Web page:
Leaders of the 20 biggest world economies (G20) will debate this weekend how to deal with the unprecedented COVID-19 pandemic that has caused a global recession and how to manage the recovery once the coronavirus is under control, Reuters reported.
High on the agenda are purchases and global distribution of vaccines, drugs and tests for low income countries that cannot afford such expenses themselves. The European Union will urge the G20 on Saturday to invest $4.5 billion to help.
“The main theme will be to step up global cooperation to address the pandemic,” said a senior G20 official taking part in the preparations for the two-day summit, chaired by Saudi Arabia and held virtually because of the pandemic.
To prepare for the future, the EU will propose a treaty on pandemics.
“An international treaty would help us respond more quickly and in a more coordinated manner,” the chairman of EU leaders Charles Michel will tell the G20 on Sunday.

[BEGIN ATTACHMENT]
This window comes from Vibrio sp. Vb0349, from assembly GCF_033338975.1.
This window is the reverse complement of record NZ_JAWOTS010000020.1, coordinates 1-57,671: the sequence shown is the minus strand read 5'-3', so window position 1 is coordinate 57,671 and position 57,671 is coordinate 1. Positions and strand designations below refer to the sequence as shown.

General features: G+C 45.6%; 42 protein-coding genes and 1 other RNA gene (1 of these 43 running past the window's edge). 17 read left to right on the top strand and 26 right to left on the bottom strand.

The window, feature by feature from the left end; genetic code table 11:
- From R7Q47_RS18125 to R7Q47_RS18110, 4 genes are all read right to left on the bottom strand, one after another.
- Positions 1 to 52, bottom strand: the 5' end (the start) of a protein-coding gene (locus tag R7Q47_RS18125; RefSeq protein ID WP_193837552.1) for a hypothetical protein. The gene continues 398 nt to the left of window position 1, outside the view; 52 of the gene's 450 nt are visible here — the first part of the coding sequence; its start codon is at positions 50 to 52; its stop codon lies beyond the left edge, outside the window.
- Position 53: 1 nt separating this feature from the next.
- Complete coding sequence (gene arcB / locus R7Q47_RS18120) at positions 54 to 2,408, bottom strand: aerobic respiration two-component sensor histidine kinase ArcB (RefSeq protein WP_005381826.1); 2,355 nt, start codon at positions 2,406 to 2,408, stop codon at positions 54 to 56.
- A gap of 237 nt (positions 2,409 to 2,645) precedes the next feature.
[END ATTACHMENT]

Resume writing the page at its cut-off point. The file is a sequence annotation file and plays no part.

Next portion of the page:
While the global economy is recovering from the depths of the crisis earlier this year, momentum is slowing in countries with resurging infection rates, the recovery is uneven and the pandemic is likely to leave deep scars, the International Monetary Fund said in a report for the G20 summit.
Especially vulnerable are poor and highly indebted countries in the developing world, which are “on the precipice of financial ruin and escalating poverty, hunger and untold suffering,” United Nations Secretary-General Antonio Guterres said on Friday.
To address this, the G20 will endorse a plan to extend a debt servicing moratorium for developing countries by six months to mid-2021, with a possibility of a further extension, said a draft G20 communique seen by Reuters.
European members of the G20 are likely to push for more. “More debt relief is needed,” Michel told reporters on Friday.
Debt relief for Africa will be a main theme of the Italian presidency of the G20 in 2021.